The Whip Hand

The Whip Hand Laconic private eye Rex Canning has accepted the apparently straightforward job of tracing a young German au pair Never one to avoid trouble Carver becomes entangled in a dangerous game of internatio

  • Title: The Whip Hand
  • Author: Victor Canning
  • ISBN: 9781848580824
  • Page: 469
  • Format: Paperback
  • Laconic private eye Rex Canning has accepted the apparently straightforward job of tracing a young German au pair Never one to avoid trouble, Carver becomes entangled in a dangerous game of international espionage and double dealing.

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      Published :2019-06-07T05:26:55+00:00

    About " Victor Canning "

  • Victor Canning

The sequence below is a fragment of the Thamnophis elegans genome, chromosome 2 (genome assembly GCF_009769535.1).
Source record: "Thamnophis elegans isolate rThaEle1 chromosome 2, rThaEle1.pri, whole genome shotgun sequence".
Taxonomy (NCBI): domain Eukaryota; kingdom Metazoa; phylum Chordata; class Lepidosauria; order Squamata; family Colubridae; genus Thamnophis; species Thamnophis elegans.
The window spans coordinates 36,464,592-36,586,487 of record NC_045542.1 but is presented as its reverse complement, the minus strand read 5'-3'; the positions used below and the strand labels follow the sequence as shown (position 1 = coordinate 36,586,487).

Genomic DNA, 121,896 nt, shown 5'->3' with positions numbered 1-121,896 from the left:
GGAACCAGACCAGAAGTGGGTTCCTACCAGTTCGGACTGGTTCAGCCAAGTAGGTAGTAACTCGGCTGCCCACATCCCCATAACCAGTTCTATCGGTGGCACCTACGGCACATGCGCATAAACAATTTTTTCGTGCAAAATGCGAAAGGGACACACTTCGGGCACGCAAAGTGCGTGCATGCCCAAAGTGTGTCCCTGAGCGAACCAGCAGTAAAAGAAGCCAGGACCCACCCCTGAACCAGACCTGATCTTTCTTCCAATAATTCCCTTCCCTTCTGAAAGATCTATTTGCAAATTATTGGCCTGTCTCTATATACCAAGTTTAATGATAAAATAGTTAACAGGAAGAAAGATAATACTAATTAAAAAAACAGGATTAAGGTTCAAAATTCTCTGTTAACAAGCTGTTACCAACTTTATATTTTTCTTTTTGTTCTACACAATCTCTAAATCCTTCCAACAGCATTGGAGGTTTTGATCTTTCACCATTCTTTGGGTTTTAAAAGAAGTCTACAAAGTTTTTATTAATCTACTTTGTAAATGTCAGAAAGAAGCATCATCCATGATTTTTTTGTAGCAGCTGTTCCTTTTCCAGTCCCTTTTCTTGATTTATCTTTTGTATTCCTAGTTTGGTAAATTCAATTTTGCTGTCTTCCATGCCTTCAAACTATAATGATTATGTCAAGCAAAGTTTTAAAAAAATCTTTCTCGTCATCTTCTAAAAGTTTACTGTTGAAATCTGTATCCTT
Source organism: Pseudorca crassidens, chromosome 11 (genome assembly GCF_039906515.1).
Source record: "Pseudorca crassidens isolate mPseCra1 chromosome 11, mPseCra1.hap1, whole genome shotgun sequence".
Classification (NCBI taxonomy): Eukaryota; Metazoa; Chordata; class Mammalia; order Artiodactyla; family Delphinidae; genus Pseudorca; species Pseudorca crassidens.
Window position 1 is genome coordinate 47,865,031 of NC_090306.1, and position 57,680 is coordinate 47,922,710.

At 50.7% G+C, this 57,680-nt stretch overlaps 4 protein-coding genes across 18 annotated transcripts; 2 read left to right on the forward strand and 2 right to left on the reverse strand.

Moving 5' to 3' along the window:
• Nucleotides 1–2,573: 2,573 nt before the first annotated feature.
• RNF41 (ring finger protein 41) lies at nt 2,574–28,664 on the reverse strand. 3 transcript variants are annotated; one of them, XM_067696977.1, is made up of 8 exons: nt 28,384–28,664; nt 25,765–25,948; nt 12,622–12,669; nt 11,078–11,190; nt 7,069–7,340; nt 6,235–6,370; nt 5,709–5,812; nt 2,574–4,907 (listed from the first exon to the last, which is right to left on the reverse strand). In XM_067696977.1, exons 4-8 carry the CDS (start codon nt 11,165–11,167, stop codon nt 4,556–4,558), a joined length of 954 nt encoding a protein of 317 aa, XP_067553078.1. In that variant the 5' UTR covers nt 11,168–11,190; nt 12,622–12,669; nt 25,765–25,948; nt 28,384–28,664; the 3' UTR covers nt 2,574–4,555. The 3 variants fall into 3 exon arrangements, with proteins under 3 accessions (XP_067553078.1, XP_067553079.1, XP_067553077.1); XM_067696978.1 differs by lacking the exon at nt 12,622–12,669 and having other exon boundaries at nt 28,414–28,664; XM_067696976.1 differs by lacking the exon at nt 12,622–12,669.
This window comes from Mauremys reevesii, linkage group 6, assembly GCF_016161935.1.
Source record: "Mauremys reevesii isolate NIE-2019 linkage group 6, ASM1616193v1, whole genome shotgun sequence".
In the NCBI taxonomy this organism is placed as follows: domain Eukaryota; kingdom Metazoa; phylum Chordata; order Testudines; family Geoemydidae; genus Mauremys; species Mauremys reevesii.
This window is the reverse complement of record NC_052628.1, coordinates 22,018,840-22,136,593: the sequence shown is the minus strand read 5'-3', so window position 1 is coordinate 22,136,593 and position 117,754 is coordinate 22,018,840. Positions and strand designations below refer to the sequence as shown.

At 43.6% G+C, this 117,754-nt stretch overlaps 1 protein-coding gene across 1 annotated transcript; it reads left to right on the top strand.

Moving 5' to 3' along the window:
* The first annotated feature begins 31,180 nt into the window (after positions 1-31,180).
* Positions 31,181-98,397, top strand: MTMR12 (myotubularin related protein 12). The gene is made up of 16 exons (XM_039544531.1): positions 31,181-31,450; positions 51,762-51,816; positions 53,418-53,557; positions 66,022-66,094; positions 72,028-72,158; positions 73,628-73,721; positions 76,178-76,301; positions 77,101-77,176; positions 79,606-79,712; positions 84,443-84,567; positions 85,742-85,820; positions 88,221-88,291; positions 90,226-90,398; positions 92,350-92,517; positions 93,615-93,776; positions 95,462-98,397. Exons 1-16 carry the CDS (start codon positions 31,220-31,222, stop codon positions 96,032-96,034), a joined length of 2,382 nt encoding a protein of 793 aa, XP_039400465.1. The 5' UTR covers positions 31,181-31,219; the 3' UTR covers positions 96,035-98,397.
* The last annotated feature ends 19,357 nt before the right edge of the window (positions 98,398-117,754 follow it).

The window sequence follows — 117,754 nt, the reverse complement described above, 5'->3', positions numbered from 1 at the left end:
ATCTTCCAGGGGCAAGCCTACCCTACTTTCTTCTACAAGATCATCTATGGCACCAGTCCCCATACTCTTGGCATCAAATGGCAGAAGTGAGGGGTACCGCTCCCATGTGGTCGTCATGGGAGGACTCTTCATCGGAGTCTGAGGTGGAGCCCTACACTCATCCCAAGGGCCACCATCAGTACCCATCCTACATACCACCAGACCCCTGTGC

Victor Canning was a prolific writer of novels and thrillers who flourished in the 1950s, 60s and 70s, but whose reputation has faded since his death in 1986 He was personally reticent, writing no memoirs and giving relatively few newspaper interviews.Canning was born in Plymouth, Devon, the eldest child of a coach builder, Fred Canning, and his wife May, n e Goold During World War I his father served as an ambulance driver in France and Flanders, while he with his two sisters went to live in the village of Calstock ten miles north of Plymouth, where his uncle Cecil Goold worked for the railways and later became station master After the war the family returned to Plymouth In the mid 1920s they moved to Oxford where his father had found work, and Victor attended the Oxford Central School Here he was encouraged to stay on at school and go to university by a classical scholar, Dr Henderson, but the family could not afford it and instead Victor went to work as a clerk in the education office at age 16.Within three years he had started selling short stories to boys magazines and in 1934, his first novel Mr Finchley Discovers his England, was accepted by Hodder and Stoughton and became a runaway best seller He gave up his job and started writing full time, producing thirteen novels in the next six years under three different names Lord Rothermere engaged him to write for the Daily Mail, and a number of his travel articles for the Daily Mail were collected as a book with illustrations by Leslie Stead under the title Everyman s England in 1936 He also continued to write short stories.He married Phyllis McEwen in 1935, a girl from a theatrical family whom he met while she was working with a touring vaudeville production at Weston super Mare They had three daughters, Lindel born in 1939, Hilary born in 1940, and Virginia who was born in 1942, but died in infancy.In 1940 he enlisted in the Army, and was sent for training with the Royal Artillery in Llandrindod Wells in mid Wales, where he trained alongside his friend Eric Ambler Both were commissioned as second lieutenants in 1941 Canning worked in anti aircraft batteries in the south of England until early 1943, when he was sent to North Africa and took part in the Allied invasion of Sicily and the Italian campaigns At the end of the war he was assigned to an Anglo American unit doing experimental work with radar range finding It was top secret work but nothing to do with espionage, though Canning never discouraged the assumption of publishers and reviewers that his espionage stories were partly based on experience He was discharged in 1946 with the rank of major.He resumed writing with The Chasm 1947 , a novel about identifying a Nazi collaborator who has hidden himself in a remote Italian village A film of this was planned but never finished Canning s next book, Panther s Moon, was filmed as Spy Hunt, and from now on Canning was established as someone who could write a book a year in the suspense genre, have them reliably appear in book club and paperback editions on both sides of the Atlantic, be translated into the main European languages, and in many cases get filmed He himself spent a year in Hollywood working on scripts for movies of his own books and on TV shows The money earned from the film of The Golden Salamander filmed with Trevor Howard meant that Canning could buy a substantial country house with some land in Kent, Marle Place, where he lived for nearly twenty years and where his daughter continues to live now From the mid 1950s onwards his books became conventional, full of exotic settings, stirring action sequences and stock characters In 1965 he began a series of four books featuring a private detective called Rex Carver, and these were among his most successful in sales terms.He died in 1986.